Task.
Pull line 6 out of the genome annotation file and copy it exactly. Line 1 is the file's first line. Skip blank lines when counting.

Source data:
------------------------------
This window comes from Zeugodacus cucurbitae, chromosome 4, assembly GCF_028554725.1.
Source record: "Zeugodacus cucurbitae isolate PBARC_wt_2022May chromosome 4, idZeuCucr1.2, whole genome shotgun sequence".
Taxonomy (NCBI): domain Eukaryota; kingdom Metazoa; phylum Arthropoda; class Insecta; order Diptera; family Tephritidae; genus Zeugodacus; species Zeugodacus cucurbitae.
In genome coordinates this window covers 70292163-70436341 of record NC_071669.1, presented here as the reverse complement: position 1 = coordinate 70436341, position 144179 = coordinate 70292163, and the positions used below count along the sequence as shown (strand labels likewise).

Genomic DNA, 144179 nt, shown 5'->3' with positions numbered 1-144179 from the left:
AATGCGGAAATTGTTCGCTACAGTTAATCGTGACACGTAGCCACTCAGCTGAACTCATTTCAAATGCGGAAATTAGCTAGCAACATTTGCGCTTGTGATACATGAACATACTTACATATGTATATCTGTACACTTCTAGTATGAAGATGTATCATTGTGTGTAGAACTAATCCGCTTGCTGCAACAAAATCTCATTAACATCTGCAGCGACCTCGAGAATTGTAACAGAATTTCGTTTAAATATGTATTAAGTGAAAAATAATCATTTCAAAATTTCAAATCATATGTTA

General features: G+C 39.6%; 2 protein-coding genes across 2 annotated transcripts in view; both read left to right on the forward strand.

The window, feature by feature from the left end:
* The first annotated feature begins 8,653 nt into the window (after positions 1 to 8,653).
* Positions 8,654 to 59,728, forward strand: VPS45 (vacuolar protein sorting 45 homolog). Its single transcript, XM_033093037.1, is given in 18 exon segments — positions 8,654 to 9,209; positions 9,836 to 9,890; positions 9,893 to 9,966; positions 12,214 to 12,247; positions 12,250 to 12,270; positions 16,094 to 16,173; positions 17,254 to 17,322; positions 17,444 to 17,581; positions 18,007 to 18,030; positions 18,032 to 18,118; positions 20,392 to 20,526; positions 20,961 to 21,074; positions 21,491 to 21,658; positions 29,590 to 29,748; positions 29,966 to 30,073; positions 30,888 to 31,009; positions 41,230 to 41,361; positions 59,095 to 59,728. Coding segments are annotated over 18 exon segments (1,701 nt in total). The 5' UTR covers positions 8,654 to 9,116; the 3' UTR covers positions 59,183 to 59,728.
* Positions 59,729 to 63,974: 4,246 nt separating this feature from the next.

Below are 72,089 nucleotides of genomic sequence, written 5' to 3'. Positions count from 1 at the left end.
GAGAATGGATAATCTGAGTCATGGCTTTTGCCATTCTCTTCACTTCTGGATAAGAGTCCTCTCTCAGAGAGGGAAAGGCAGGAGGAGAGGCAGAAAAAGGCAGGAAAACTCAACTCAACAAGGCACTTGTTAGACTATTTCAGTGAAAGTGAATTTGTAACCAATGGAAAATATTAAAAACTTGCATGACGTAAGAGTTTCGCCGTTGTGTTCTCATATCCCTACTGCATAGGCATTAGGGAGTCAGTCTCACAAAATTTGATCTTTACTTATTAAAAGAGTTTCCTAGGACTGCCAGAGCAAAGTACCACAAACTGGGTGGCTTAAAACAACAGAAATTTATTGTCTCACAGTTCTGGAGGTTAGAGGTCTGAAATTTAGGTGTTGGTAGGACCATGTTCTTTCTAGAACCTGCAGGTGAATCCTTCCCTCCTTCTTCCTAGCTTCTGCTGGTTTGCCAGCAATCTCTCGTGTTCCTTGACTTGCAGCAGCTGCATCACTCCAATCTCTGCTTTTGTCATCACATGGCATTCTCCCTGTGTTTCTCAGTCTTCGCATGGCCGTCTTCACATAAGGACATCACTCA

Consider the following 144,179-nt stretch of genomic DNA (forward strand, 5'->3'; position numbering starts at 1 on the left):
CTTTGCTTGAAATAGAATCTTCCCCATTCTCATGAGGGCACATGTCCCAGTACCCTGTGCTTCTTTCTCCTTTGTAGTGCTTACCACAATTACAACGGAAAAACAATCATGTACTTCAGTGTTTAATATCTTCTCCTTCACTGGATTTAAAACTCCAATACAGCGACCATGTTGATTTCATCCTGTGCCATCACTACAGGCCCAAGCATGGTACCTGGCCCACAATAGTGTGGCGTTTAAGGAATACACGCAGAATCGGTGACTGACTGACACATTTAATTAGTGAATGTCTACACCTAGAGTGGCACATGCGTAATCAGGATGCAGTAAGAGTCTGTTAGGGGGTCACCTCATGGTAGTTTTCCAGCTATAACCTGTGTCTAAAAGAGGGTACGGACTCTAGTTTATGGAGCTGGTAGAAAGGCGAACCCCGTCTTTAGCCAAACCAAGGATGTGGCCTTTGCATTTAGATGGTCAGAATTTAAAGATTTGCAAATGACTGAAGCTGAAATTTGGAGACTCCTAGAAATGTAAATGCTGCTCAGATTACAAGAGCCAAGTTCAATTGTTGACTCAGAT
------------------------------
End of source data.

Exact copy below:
AATGCGGAAATTGTTCGCTACAGTTAATCGTGACACGTAGCCACTCAGCTGAACTCATTTCAAATGCGGAAATTAGCTAGCAACATTTGCGCTTGTGATACATGAACATACTTACATATGTATATCTGTACACTTCTAGTATGAAGATGTATCATTGTGTGTAGAACTAATCCGCTTGCTGCAACAAAATCTCATTAACATCTGCAGCGACCTCGAGAATTGTAACAGAATTTCGTTTAAATATGTATTAAGTGAAAAATAATCATTTCAAAATTTCAAATCATATGTTA